|90's women folk-festival me speaking out for snowpeople everywhere!|
Let's begin with the f-word: feminism. That's all I'll need to say to send people all over the place...unfortunately. There is no one 'brand' of feminism and so women fight about the true meaning. In a recent news article it read 'some feminists say ___ while other feminists say [the total opposite]' to paraphrase.
Definition: the advocacy of women's rights on the grounds of political, social, and economic equality to men.
So...a while back, Joseph Gordon-Levitt asked everyone: what does feminism mean to you?
I've allowed some time pass since first watching this video. I haven't rewatched it because I wanted my brain cells fully under my influence. My perspective on things has changed a lot over the years through thoughtful discussion and personal growth - whether it's changed or further confirmed my opinion depends on the topic.
It means equality to me. It means being heard and taken seriously. It means being valid...and yes, I am a feminist.
For a while I thought it meant I had to spread the word that "snowman" is sexist; it's snowperson, duh! I didn't want to dress or act stereotypically girlie...but if you know me, that comes naturally. Why couldn't I be a frilly feminist in an apron? I can. Though many Other Feminists would tell me I can't. I'm perpetuating a stereotype.
I don't think being a feminist means you should be anti-girl anymore than I think it should mean man-hating, anti-boy. Much of what those Other Feminists embrace is stereotypically masculine. WE are the ones who have created a spectrum. This is the world we live in, these are the things we have to express our inner/outter girl....or
...woman. Other Feminists don't like that I still say girl. It's a little more acceptable if I spell it grrrl...but not much...they often take the spelling and mangle it: womyn or somesuch. Spell it however it makes you feel comfortable but don't hold it against me if I write woman.
When it comes to taking your laws of my body? Yes, take your laws off my body - but where does my body end and another begin? I'm a carrier pigeon for life.
I did my internship at an abortion clinic in the mid-90's. I was a women's studies major for the short time I could afford college and wanted to help other women who'd been raped. I thought that a fetus was a clump of cells and it would be my right to an abortion.
But as I grew I saw flaws in my strong opinions. Where do my rights end and another's begin? When does life begin? Why do we show sympathy for miscarriages but indifference for abortion at the same gestational ages? Should we tell the grieving mother it was just a clump of cells anyway?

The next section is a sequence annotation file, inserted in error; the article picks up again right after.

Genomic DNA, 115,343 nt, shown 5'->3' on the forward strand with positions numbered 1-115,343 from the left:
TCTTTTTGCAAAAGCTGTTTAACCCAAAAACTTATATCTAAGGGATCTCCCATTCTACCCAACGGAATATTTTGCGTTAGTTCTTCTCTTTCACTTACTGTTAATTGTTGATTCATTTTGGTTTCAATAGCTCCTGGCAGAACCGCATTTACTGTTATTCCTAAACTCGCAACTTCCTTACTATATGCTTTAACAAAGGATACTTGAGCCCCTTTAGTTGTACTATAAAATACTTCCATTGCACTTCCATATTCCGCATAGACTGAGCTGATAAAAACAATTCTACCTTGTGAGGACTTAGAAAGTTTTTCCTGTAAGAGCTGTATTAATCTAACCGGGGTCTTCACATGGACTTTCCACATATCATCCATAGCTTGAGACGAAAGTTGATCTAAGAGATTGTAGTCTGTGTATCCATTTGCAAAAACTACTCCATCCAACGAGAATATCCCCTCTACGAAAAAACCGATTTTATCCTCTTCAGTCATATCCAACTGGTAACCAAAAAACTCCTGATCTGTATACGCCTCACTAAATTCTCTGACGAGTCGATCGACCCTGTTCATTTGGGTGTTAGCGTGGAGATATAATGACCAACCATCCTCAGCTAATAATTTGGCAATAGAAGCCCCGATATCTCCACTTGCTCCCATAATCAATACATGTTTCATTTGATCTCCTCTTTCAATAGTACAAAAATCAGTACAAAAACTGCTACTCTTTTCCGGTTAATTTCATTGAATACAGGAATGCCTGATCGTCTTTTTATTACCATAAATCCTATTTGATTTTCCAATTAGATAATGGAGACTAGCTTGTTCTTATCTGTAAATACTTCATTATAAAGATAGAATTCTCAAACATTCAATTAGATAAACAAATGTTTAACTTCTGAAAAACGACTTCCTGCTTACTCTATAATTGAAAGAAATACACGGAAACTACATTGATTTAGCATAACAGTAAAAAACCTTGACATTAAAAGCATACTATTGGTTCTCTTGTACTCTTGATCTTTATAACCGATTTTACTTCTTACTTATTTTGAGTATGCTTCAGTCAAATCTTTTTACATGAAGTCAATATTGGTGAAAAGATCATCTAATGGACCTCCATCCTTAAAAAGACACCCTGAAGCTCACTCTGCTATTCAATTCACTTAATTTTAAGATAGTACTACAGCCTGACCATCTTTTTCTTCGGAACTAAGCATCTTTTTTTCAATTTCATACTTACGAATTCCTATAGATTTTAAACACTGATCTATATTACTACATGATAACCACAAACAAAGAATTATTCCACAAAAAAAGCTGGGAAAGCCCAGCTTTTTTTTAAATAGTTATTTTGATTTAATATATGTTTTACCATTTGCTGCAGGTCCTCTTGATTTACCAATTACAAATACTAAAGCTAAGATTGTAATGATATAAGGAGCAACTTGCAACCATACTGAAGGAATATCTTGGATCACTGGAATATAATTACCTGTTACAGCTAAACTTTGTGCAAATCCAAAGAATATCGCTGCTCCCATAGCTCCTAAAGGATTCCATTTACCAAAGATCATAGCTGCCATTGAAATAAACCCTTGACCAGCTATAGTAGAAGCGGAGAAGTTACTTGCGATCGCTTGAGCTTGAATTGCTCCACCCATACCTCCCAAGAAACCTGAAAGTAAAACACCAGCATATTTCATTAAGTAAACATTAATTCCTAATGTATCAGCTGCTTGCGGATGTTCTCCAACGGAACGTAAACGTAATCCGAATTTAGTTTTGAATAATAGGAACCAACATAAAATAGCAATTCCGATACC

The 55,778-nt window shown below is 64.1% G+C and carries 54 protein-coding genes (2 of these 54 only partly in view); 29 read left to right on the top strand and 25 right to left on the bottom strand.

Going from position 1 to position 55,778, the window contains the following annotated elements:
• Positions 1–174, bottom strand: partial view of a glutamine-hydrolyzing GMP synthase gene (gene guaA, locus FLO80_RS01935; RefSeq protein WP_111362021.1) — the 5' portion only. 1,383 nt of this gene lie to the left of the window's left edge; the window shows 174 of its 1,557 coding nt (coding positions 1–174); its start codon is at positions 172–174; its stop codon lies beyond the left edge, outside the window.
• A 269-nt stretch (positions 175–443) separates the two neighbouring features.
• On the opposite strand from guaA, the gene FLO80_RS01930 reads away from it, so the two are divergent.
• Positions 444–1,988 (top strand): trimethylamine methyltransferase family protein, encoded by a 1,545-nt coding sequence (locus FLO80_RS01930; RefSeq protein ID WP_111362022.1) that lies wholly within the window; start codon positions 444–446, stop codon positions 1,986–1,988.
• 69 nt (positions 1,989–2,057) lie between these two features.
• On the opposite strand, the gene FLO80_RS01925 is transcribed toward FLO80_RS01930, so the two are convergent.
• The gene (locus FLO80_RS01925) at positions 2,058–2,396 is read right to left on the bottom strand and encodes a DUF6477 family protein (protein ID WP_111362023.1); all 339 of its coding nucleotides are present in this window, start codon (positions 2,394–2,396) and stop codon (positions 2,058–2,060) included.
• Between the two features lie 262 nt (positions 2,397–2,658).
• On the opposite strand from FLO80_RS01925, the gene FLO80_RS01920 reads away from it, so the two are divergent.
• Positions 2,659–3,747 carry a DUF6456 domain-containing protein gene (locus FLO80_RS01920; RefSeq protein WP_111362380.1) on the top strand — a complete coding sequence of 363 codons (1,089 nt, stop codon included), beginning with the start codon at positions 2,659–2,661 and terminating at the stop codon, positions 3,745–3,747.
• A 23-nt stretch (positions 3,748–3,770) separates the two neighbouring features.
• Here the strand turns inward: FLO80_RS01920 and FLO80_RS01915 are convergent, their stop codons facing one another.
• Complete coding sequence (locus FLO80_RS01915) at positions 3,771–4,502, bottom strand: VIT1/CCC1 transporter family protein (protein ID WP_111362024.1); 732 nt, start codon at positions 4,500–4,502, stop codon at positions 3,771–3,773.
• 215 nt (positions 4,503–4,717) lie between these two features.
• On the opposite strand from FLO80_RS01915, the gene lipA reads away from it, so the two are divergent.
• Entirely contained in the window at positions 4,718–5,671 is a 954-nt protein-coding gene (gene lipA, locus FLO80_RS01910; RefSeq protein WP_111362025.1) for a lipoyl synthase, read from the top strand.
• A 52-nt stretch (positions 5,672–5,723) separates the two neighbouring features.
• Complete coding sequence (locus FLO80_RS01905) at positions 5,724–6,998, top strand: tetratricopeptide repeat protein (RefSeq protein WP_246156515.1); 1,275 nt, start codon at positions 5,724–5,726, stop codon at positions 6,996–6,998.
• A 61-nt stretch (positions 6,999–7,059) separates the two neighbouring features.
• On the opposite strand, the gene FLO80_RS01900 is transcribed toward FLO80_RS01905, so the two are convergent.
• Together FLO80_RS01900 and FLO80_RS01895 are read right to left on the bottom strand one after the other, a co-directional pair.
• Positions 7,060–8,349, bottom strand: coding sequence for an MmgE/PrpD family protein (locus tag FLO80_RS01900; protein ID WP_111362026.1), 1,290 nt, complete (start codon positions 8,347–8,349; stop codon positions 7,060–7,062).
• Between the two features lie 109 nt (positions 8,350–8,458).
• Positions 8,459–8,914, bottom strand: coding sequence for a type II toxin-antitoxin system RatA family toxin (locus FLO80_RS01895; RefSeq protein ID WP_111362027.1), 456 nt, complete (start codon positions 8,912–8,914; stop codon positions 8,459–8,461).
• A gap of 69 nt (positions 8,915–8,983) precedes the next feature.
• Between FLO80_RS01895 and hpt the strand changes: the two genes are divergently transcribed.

Does wanting a fetus make it life? That doesn't seem right.
I never planned on having a child. I was super hormonal my first trimester and scared because I could feel 'it' in me. It was alive and that scared me. I didn't think cells moved that fast but I was growing life inside me.
Then I delivered prematurely at 30 weeks. When I walked into the NICU late that night my first thought was: Oh my God...it's an abortion poster. I haven't told many people that. One pound babies made my 3 pounder look huge. They were lives, people, individual humans...and they were viable. Wanted vs unwanted.
I had two months to sit in my glider with Tristan against my chest, skin to skin, to ponder that.
Another thing I questioned: why do we hold a man responsible for a child he doesn't want? If a woman has rights over her body, shouldn't a true feminist who believes we should be equals say the man has a choice too? Why are they pursued for child support if they had no say? Why can't they just walk away? Does it make them anymore wrong than a woman who aborted a child without even letting the father know?
Gendercide. How can one be against gendercide but say it's all right in general?
There are so many gray areas for a girl who believes in law and order. My husband said, but don't you have to consider yourself pro-choice if you're a feminist. Do I? or do the laws need to be changed? I don't think they should be illegal, but something needs to be redefined. It's OK to say I don't know.
I hate that I had to spend so much time on that but that seems to be the crux of feminism...but should it?
There are a lot of things I don't have a concrete answer to and it took me years to be able to say it. Back when I was defending snowpeople I was fairly certain I had it all figured out. It was black or white...yes or no...right or wrong. Pick one.
But all these years later I see that it's just a flow of conversation...and my knowledge isn't set in stone.
Am I afraid to share this? Absolutely.
It's fine if you disagree. Many of you will...but I will respect those differences and listen to your thoughts in return.